Nora Ephron – I Feel Bad About My Neck

With her disarming, intimate, completely accessible voice, and dry sense of humor, Nora Ephron shares with us her ups and downs in I Feel Bad About My Neck, a candid, hilarious look at women who are getting older and dealing with the tribulations of maintenance, menopause, empty nests, and life itself.

The woman who brought us When Harry Met Sally, Sleepless in Seattle, You’ve Got Mail, and Bewitched, and the author of best sellers Heartburn, Scribble Scribble, and Crazy Salad, discusses everything, from how much she hates her purse to how much time she spends attempting to stop the clock: the hair dye, the treadmill, the lotions and creams that promise to slow the aging process but never do. Oh, and she can’t stand the way her neck looks. But her dermatologist tells her there’s no quick fix for that.

Ephron chronicles her life as an obsessed cook, passionate city dweller, and hapless parent. She recounts her anything-but-glamorous days as a White House intern during the JFK years and shares how she fell in and out of love with Bill Clinton…from a distance, of course. But mostly she speaks frankly and uproariously about life as a woman of a certain age.

Utterly courageous, wickedly funny, and unexpectedly moving in its truth telling, I Feel Bad About My Neck is a book of wisdom, advice, and laugh-out-loud moments, a scrumptious, irresistible treat.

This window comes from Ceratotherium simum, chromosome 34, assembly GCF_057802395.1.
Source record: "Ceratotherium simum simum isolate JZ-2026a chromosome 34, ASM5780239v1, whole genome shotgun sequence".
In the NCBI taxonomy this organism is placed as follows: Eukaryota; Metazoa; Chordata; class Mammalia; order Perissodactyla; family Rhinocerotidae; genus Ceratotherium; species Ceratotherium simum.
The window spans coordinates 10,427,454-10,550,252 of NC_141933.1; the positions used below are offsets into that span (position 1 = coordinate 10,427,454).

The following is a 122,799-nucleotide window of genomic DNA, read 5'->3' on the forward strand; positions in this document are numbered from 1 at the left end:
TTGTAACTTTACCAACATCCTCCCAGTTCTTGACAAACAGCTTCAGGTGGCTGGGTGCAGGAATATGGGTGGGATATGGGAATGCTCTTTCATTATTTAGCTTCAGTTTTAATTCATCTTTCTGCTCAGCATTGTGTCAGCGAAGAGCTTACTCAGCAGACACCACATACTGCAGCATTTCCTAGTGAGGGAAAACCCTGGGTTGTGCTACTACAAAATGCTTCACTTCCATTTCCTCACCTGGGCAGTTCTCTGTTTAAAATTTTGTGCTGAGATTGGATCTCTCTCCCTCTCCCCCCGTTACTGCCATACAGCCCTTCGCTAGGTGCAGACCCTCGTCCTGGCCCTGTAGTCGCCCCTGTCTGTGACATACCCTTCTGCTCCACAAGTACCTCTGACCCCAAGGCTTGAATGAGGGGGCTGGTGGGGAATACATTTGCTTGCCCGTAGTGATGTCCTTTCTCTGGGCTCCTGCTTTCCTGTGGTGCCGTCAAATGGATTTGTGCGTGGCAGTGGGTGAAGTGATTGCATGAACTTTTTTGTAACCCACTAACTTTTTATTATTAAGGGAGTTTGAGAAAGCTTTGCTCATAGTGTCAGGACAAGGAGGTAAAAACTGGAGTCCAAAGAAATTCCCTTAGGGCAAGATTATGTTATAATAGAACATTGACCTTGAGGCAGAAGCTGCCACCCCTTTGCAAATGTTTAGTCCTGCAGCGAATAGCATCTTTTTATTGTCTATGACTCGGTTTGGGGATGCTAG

Author: Nora Ephron
Narrator: Nora Ephron
Duration: 3 hours 50 minutes
Released: 6 Dec 2009
Publisher: Random House Audio
Language: English

User Review:

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I am listening for the second time to this book because I enjoyed listening to the new “Heartburn” audio so much, I decided to have a Nora Ephron festival. The first time I heard this audiobook I had to pull over to the side of the road to avoid an accident because I was laughing so hard. I love hearing Nora Ephron read her own work and I am really enjoying this book the second time around. I find her thoughts witty, biting and well worth my time. I find myself writing once again “i usually prefer professional narrators but….”. I think hearing Nora Ephron narrate her own essays has made me finally conclude that hearing the immediacy of some authors read their own work is worth the somewhat less professional reading quality – the ability to connect directly to the wisdom and humor that inspired the text is quite special. Now that she is gone, the recording of her work in her own voice is even more intense an experience for me. Highly recommended.